9 Oct 2008

The Good Side of Bottled Water

Coke, Nestle and other bottled water companies are not popular these days (see, e.g., Stop Nestle Waters or FLOW, the Movie) -- for a lot of reasons.

[My personal belief, btw, is that people should drink what they want, but I avoid bottled water.]

When I was in Atlanta, I had a chance to chat with a representative of Coke, who said that bottled water makes sense to people who want convenience. (Nice profit, too!)

I also chatted with a guy from Nestle, a groundwater hydrologist who professed to be shocked at the "reception" Nestle got in McCloud [prior posts]. I gave my opinion on why Nestle got tossed out (offering a price that was too low) and suggested that Nestle could have made a deal if it had divided the wholesale profit (e.g., wholesale price less capital and operating costs) 50/50 with McCloud -- instead of 99.5/0.5.**

He hadn't thought of that equity argument. Instead, he had thought that Nestle had made a deal with the McCloud city council and that that deal had reflected a bargain that was acceptable to both sides. That's when I explained that a lot of people (apparently) had objected to the council's "give away" and rejected the deal as bad for the community. Anyways...

After that bit, I told him that the bottled water industry needs to do something about its image (duh!), and I suggested that one thing it could do is test and certify that ALL bottled water met or exceeded the toughest quality standards for TAP WATER. I'm sure that a lot of people buy bottled water because they worry about the quality of their tap water, but these same people are unhappy that bottled water is not tested/regulated to tap water standards [more].

That thought got me to thinking...

The biggest problem in urban water supply (to me) is not whether the company is public or private -- it's that water companies are monopolies. That means, by definition, that the company faces no competition. Companies (governments!) without competition are bad for consumers because they tend -- over time -- to offer lower quality products at higher prices.* Why work when people MUST come to you? [See next post.]

So, the good side of bottled water is that you can take it anywhere. When it gets there, it competes with local tap water. If bottled water is of higher quality, people will notice. Some will just drink the bottled water, but others will complain to their water company -- insisting that it offer the same quality, which they should already be doing!

Bottom Line: Bottled water vendors should meet or beat tap water standards, and people should insist that their water companies do the same. Competition with local water monopolies can only help consumers.

* I could give hundreds of examples but note that the most persistent monopoly is a government monopoly: The USPS has controlled our mailboxes since 1775. Think businesses are bad? Not even close. (Consider how Microsoft destroyed IBM and is, in turn, being destroyed by Google, which will be destroyed by...)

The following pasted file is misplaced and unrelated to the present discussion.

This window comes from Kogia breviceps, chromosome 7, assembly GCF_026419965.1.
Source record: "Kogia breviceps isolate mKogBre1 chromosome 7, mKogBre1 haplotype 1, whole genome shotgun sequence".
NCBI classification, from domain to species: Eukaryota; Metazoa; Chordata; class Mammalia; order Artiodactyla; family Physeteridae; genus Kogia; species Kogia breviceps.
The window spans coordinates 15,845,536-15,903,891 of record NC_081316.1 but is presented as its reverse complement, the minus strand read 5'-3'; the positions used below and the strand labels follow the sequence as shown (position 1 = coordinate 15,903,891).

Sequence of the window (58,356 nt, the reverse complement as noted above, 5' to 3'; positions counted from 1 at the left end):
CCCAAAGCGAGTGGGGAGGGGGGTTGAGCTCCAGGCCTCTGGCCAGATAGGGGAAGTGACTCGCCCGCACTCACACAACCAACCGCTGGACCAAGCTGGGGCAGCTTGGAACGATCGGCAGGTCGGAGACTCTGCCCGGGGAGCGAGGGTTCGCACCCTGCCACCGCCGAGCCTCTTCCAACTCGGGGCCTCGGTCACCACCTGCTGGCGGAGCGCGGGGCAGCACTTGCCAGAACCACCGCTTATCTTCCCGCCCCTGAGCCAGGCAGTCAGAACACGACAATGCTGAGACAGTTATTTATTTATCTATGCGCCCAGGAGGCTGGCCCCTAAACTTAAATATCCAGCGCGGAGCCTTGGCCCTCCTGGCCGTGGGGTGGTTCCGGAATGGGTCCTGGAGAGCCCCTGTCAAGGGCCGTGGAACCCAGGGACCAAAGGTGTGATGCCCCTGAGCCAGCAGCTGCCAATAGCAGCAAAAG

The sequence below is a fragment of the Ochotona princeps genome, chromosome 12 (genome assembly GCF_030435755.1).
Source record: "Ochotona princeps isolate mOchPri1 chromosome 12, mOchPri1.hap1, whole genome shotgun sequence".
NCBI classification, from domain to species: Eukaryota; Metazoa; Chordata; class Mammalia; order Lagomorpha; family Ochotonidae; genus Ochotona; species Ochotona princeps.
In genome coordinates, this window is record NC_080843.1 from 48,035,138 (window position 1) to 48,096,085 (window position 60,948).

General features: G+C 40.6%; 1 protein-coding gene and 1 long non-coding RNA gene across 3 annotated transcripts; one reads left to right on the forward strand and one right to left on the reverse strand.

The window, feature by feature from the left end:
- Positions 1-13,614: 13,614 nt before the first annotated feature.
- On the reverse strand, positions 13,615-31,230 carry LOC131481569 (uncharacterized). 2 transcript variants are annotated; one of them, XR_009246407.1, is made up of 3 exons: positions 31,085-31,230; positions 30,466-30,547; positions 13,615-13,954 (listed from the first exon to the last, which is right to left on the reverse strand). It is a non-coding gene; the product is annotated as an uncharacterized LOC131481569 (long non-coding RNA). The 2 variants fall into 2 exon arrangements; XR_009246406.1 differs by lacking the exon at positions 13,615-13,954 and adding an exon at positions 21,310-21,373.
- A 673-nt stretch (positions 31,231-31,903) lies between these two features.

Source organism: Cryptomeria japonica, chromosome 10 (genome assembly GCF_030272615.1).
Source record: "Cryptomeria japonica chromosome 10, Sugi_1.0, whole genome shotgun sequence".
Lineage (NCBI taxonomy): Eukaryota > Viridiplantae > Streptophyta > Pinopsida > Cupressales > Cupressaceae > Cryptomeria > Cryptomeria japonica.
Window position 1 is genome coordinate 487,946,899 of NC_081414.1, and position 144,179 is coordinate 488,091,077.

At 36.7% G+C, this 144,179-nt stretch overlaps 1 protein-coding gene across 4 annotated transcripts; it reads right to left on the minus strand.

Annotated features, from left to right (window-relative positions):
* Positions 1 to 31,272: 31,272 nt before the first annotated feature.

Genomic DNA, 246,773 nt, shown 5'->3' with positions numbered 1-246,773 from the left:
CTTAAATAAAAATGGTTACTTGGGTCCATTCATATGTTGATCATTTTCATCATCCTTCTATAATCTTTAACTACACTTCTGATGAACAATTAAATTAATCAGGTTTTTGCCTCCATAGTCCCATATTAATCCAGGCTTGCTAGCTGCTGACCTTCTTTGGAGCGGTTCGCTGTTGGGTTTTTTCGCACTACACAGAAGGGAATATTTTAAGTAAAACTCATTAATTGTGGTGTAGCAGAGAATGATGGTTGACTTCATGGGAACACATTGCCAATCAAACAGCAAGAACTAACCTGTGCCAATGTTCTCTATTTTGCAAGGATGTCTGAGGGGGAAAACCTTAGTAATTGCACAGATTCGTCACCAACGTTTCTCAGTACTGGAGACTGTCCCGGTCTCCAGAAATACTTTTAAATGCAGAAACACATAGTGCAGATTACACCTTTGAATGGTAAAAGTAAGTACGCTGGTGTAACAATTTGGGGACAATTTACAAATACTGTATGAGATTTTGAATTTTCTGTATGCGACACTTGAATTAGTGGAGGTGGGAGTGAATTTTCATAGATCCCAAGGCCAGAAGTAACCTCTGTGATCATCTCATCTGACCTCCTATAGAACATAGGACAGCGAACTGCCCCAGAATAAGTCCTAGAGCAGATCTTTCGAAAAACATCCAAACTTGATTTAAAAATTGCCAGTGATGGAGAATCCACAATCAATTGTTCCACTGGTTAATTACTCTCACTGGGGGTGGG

** If Nestle has a profit of $0.02/16.9 oz bottle [see 4 here] and offered McCloud $0.70/1,000 gallons, then McCloud would have received 0.46% of that profit. Ouch.

3 comments:

  1. The bottled water companies may not have incentives to do so...In the long run if all municipal water quality improves due to pressure from consumers to meet bottled water standards, don't they lose all business?

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  2. Hmmm... so you're saying that the bottled water companies may prefer to be vague about their water quality because the SR gain in profits/sales may be offset by LR losses in same? If SR is one year and LR is ten years, I'd be skeptical of this notion. Since I think those time frames are reasonable, I am.

    OTOH, municipalities and bottled water manufacturers BOTH have an incentive to test the other's water to try to destroy the other side's share. In equilibrium, both would test. I wonder why that's not happening...

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  3. Nestle took a beating in McCloud because their contract was negotiated without public input, then signed by the McCloud Services District (MCSD) at the end of their first public meeting.

    Naturally, half the population was enraged by the lack of public input and review - and that outrage didn't get any better after they actually reviewed the contract, which was one of the biggest corporate hose jobs of all time.

    Some of the reasons for fighting Nestle go far beyond the economics of a bad deal (if you haven't reviewed the original contract, it's good for a laugh).

    Some residents didn't want 500 truck trips a day rolling in and around the town. Others objected to the potential pollution questions, and still others simply didn't think handing exclusive right to McCloud's drinking water springs to Nestle - for 100 years with zero increase in payment to the town - was a very good idea.

    I got involved when Nestled started wielding their legal bludgeon and subpoenaed the private financial records of opponents (some of whom were friends).

    It didn't take much research to discover similar tactics being employed elsewhere by the company (they've sued the tiny city of Fryeburg, Maine five times to try and force the building of a truck loading station in a residential neighborhood).

    In other words, the problems with the Nestle deal in McCloud stretched far beyond the financial, and Nestle's facing opposition in other parts of the country for reasons largely unrelated to money.

    A share of the profits doesn't solve truck, noise, and local control issues.

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